Builders' Forum Archives
Posted by LeeG on Jul 29, 2006
consider a solid paddle float, no reason to be wiggling your legs around inflating a bag if you are potential bait.
I talked to a fellow who teaches in Alaska and he advocated getting your body right up on the aft deck before inflating the float for very cold water but that assumes the capability to do so, most folks need the float for that purpose. Sounds like alligators and cold water provide a similar stimulus.
I led a group of college student around Wye Island for an orientation trip. LOTS of jelly fish. One girl dumped out and FLEW onto the back deck in a half second without any floats. She was motivated,,light and fit helps.
A fast assisted rescue is an eye opener,,,as is the time it takes to turn around and get to someone who can't self-rescue quickly.
The following is kind of related. One of the ways to ensure you don't go over is improving skill with the blade so those "oops" maneuvers don't take you over accidentally. You know,,blade slices wrong with a hard effort and "oops"..or you're leaning to get something and as you're on the edge you go to brace and the blade slices,,oops. Practice braces and draw strokes all around you,,not just directly to either side at 3 and 9 oclock positions. Do a draw stroke at 5oclock and ten oclock, do a sculling brace at two oclock and eight oclock. Do sculling draws with as vertical a paddle shaft as you can and do them for 10',,combine an in-water draw stroke with a sculling draw stroke. After awhile combine a forward stroke with a draw stroke. This stuff will exhaust a few small muscles when the technique is efficient and when your technique gets better you'll have a more relaxed grip and develop a more intuitive style so if there's an "oops" moment it's no big deal.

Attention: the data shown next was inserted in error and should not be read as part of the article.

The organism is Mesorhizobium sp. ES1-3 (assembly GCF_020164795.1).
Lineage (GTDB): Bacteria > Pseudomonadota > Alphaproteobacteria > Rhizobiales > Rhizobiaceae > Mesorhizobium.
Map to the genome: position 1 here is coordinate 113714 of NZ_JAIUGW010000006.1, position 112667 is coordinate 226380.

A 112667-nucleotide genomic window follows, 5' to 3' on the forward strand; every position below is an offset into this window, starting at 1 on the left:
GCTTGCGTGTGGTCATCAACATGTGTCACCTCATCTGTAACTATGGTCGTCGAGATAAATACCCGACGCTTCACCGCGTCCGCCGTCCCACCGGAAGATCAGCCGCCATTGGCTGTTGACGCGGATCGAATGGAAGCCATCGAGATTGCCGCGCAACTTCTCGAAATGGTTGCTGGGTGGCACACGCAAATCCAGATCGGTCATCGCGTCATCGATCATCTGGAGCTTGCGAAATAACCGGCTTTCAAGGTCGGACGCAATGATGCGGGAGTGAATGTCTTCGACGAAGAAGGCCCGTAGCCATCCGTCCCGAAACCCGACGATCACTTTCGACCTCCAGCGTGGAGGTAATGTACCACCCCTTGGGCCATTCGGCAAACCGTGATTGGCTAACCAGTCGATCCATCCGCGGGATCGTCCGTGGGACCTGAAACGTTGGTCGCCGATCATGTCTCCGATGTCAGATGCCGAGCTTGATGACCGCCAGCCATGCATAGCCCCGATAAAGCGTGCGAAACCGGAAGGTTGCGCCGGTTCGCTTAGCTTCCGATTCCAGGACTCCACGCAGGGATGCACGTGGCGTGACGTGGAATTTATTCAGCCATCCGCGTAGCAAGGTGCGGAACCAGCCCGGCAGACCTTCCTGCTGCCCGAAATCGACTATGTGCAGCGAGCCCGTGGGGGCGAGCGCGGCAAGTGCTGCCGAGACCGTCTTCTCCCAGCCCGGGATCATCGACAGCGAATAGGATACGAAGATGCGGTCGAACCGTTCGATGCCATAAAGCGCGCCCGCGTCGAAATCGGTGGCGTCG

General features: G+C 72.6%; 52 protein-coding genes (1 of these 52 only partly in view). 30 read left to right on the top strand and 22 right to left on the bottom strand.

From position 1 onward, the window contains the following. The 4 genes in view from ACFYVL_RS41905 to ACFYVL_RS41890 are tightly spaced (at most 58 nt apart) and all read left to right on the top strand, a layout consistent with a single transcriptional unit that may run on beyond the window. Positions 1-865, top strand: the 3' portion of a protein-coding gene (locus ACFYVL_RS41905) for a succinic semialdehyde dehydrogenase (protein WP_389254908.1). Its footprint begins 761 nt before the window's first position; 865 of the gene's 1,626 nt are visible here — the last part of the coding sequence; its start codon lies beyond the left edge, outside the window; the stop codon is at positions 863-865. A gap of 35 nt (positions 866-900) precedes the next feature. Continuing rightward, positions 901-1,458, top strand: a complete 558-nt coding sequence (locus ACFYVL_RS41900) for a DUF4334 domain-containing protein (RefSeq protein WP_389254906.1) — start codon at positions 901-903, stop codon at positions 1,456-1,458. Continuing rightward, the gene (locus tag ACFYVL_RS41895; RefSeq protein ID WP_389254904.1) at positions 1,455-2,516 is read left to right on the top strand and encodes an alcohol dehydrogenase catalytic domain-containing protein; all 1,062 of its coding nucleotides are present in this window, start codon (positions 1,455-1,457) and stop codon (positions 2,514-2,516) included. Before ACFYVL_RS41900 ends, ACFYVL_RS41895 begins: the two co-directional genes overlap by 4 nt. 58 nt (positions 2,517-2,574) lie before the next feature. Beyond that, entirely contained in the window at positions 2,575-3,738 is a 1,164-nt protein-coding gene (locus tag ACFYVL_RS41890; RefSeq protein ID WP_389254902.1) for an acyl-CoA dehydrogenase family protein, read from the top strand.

In Response to: Safety issues by Jim L on Jul 29, 2006